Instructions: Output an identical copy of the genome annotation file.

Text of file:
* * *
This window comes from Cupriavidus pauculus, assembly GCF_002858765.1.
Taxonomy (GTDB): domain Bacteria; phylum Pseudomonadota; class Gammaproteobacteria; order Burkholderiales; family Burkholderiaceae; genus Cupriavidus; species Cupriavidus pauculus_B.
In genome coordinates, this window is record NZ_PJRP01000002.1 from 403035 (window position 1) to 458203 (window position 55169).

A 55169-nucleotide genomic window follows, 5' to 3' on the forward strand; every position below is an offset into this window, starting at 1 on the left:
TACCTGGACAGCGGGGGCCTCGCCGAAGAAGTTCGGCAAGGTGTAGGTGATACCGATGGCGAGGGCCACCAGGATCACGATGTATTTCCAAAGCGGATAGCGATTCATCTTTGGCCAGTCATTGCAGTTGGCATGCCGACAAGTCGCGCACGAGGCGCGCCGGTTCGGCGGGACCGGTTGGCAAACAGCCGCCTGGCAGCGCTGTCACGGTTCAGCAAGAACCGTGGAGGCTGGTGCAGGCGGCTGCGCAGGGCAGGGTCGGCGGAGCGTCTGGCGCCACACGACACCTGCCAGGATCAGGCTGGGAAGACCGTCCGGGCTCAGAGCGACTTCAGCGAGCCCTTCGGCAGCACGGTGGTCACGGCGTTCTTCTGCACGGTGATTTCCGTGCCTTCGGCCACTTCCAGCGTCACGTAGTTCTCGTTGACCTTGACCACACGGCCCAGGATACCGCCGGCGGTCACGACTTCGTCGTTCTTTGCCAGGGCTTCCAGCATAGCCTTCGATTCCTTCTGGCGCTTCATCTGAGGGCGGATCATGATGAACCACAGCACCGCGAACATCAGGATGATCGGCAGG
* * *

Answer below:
This window comes from Cupriavidus pauculus, assembly GCF_002858765.1.
Taxonomy (GTDB): domain Bacteria; phylum Pseudomonadota; class Gammaproteobacteria; order Burkholderiales; family Burkholderiaceae; genus Cupriavidus; species Cupriavidus pauculus_B.
In genome coordinates, this window is record NZ_PJRP01000002.1 from 403035 (window position 1) to 458203 (window position 55169).

A 55169-nucleotide genomic window follows, 5' to 3' on the forward strand; every position below is an offset into this window, starting at 1 on the left:
TACCTGGACAGCGGGGGCCTCGCCGAAGAAGTTCGGCAAGGTGTAGGTGATACCGATGGCGAGGGCCACCAGGATCACGATGTATTTCCAAAGCGGATAGCGATTCATCTTTGGCCAGTCATTGCAGTTGGCATGCCGACAAGTCGCGCACGAGGCGCGCCGGTTCGGCGGGACCGGTTGGCAAACAGCCGCCTGGCAGCGCTGTCACGGTTCAGCAAGAACCGTGGAGGCTGGTGCAGGCGGCTGCGCAGGGCAGGGTCGGCGGAGCGTCTGGCGCCACACGACACCTGCCAGGATCAGGCTGGGAAGACCGTCCGGGCTCAGAGCGACTTCAGCGAGCCCTTCGGCAGCACGGTGGTCACGGCGTTCTTCTGCACGGTGATTTCCGTGCCTTCGGCCACTTCCAGCGTCACGTAGTTCTCGTTGACCTTGACCACACGGCCCAGGATACCGCCGGCGGTCACGACTTCGTCGTTCTTTGCCAGGGCTTCCAGCATAGCCTTCGATTCCTTCTGGCGCTTCATCTGAGGGCGGATCATGATGAACCACAGCACCGCGAACATCAGGATGATCGGCAGG